When the first V/H/S film was initially released in 2012, its impact on the horror community was immediately felt, creating shocking scenarios presented in intimate detail through the found footage format. This led to two follow-up films, both varied in success, that further consolidated the prowess. After a short break after the ill-received V/H/S Viral, the series is back with a vengeance, this time placing it in the nostalgia-soaked era of the 90’s. So, how does V/H/S/94 stack up compared to the predecessors? Well, the result is a bit varied, yet still befitting of the beloved franchise.


Opening on a strong note, newcomer Chloe Okuna comes out the clear winner for best segment with her nostalgia-soaked, darkly comedic entry ‘Storm Drain’. Capturing the 90’s news era with interviews of delinquent teens, and this new phenomenon called ‘internet’, the story begins to hint at horror with an investigative report about the local urban legend of ‘The Ratman’. An abomination lurking in the sewers rumored to be abducting the locals. So what is a reporter to do but enter deep in the sewers for a scoop on the homeless.

Chloe Okuna is a relatively new name in horror cinema, but a name that is worth following going forward as she masterfully nailed the found footage vibe with an outlandish and wonderfully morbid story. The creature design is nightmarish, the comedic timing impeccable, the jump scares startling and the conclusion… Well, you need to see it but it is one of the best endings in all of the V/H/S series.

Sadly, the series does begin to lose some steam in the follow up, with fan favorite Simon Barret’s entry ‘The Empty Wake’, effective but lacking bite or nostalgic appeal. Narrative-wise, the story of a young woman sent to oversee a wake with no one showing and a possible body still kicking is an unsettling premise. The reveal is a nightmarish vision of being haunted by a mangled being, hunting by sound, and dropping bits of rotten gore with every violent dash. A truly frightful image, but one that is not particularly unique compared to the other entries. Regardless, the segment is an extremely effective exercise in terror despite the simple setup.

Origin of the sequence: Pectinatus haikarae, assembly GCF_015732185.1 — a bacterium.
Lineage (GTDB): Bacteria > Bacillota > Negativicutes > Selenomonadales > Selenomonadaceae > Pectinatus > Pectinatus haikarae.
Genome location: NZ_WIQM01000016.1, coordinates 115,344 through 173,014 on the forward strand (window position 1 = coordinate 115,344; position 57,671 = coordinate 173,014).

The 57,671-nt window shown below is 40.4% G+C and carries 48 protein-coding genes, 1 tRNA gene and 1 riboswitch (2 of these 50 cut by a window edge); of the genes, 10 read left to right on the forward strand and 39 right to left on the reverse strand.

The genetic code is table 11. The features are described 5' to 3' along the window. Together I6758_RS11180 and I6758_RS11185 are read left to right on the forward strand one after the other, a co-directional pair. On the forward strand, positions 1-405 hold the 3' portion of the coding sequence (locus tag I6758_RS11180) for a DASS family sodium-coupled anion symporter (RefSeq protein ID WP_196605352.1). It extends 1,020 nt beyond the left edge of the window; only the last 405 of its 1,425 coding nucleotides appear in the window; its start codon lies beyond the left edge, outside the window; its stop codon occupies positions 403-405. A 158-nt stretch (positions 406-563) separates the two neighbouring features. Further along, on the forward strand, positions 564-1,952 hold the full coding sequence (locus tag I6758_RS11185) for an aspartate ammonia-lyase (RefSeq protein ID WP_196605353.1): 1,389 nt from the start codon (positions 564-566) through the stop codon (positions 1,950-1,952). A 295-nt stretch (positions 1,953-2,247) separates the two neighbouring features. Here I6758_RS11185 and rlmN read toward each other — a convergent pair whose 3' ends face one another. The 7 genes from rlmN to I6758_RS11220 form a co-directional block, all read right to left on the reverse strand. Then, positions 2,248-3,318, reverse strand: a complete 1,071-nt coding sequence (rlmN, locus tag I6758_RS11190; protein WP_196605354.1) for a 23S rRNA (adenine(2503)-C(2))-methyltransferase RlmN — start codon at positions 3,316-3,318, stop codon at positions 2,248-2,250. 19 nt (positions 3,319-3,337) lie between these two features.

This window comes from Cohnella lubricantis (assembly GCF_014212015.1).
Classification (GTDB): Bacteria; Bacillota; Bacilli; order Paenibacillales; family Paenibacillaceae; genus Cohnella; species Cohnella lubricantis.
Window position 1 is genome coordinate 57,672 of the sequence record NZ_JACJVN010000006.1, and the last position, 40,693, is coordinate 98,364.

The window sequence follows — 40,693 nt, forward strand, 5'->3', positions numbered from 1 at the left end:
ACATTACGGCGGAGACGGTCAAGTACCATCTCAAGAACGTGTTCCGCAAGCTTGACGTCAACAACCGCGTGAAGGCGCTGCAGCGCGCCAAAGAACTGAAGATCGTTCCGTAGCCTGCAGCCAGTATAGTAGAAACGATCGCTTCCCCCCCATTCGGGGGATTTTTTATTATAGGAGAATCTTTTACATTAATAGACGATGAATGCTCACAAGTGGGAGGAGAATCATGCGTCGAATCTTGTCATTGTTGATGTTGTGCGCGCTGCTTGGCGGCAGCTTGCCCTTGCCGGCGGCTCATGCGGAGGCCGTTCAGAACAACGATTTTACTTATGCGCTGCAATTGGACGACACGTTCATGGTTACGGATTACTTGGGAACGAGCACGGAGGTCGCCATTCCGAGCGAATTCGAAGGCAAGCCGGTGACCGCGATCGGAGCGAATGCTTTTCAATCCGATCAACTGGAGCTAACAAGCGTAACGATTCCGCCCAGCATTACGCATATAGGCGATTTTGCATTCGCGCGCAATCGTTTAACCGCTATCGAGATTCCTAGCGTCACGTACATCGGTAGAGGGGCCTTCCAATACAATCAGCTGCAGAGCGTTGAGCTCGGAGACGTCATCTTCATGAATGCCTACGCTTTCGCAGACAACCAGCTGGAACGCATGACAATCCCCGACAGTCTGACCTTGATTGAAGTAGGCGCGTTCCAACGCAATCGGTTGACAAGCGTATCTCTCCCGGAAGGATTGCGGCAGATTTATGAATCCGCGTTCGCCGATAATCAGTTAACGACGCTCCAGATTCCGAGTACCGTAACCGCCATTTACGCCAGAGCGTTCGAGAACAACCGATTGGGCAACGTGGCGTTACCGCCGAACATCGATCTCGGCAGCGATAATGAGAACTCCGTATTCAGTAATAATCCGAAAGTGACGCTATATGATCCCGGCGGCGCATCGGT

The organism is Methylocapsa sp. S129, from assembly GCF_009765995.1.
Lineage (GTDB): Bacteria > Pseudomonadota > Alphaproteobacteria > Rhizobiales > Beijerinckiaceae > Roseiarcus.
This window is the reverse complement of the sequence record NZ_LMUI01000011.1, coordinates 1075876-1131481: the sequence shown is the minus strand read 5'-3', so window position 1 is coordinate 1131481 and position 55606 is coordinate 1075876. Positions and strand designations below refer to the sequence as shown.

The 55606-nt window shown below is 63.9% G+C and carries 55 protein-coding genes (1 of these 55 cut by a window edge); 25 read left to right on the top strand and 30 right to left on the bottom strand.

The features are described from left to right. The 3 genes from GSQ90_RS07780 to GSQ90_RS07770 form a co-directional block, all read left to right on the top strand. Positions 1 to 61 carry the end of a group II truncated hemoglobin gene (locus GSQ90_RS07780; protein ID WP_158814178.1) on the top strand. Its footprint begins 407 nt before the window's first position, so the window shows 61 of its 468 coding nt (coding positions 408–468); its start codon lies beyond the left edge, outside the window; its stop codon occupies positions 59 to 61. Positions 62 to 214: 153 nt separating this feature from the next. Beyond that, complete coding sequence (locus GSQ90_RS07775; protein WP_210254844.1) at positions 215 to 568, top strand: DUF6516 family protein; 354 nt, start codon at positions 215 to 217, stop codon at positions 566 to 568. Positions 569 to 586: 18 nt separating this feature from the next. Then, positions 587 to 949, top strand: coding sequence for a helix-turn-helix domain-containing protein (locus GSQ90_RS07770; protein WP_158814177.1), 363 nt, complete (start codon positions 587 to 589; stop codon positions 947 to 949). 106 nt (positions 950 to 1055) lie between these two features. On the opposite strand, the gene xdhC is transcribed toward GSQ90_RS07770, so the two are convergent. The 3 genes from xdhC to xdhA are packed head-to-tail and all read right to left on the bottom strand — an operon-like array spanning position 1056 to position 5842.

On the other end of the spectrum is Timo Tjahjanto’s contribution ‘The Subject’, which brings an odd sci-fi/action tale reminiscent of Frankenstein’s Army  in premise (mad scientist making weird killing machines) with the up-close (slightly cartoonish) gore of the Hotel Inferno Series. Undeniably, the amount of blood and bits flying at the screen is a gorehound’s delight, but it really takes the nostalgia out of the 90’s format as there is nothing distinguishable of the era other than the timestamp. Furthermore, the segment is a slight disappointment compared to the director’s previous work on the series – ‘Safe Haven’ in V/H/S 2  arguably the best short to ever come out of the franchise. Overall, the effects and pay-off are rewarding and the amount of visual chaos is commendable, yet it struggles to resonate with how out of place it feels.

This leads to the final entry on the list with Ryan Prow’s ‘Terror’, bound to be the most divisive of the batch. Capturing survivalist paranoia of the 90s that led to a cell of radicalistic communities, the segment really captures the gun-totting conspiracy theory angle well – a snide remark of calling the Waco people underprepared amateurs gives an idea of the general attitude explored here. However, the horror in the segment feels rather muted in comparison, lacking the gore of the previous entries and a questionable creature design – it is a peculiar re-imaging of vampires that not everyone will enjoy. Regardless, it is hard to debate the segment is the perfect final entry in how it wraps together the 90’s theme – it may just not be the fan favorite of the bunch.

The wrap around story deserves mention, especially after the substandard approach in V/H/S Viral. Essentially, in which a team is sent in to investigate a drug smuggler, but stumbles on a cult dedicated to celluloid atrocities – in a not-so-subtle wink at the audience. There is not a deep narrative here, but is a complementary way to weave the stories together, ends with a nice twist, and even teases that the series may live on – more V/H/S, please!

So, how does V/H/S compare to the other entries in the series? The only certainty is that audience reactions will vary; however, on a personal note, I can say it is my second favorite in the series (I am not telling you my first). The only aspect that really suffers is cohesion in bringing the concept of retro to life, which makes a great short like ‘The Subject’ more of an unwanted break in the flow. Regardless, fans of the franchise are in for a treat and can celebrate the return of one of the most shocking film franchises ever crafted.. Thankfully, Shudder will be bringing this one to their platform early October, making it a must-watch in the spooky season rotation.


We Watched V/H/S/94 as part of Fantastic Fest 2021

V/H/S/94 (2021) is available to purchase on Blu-ray from Acorn Media International from February 26th

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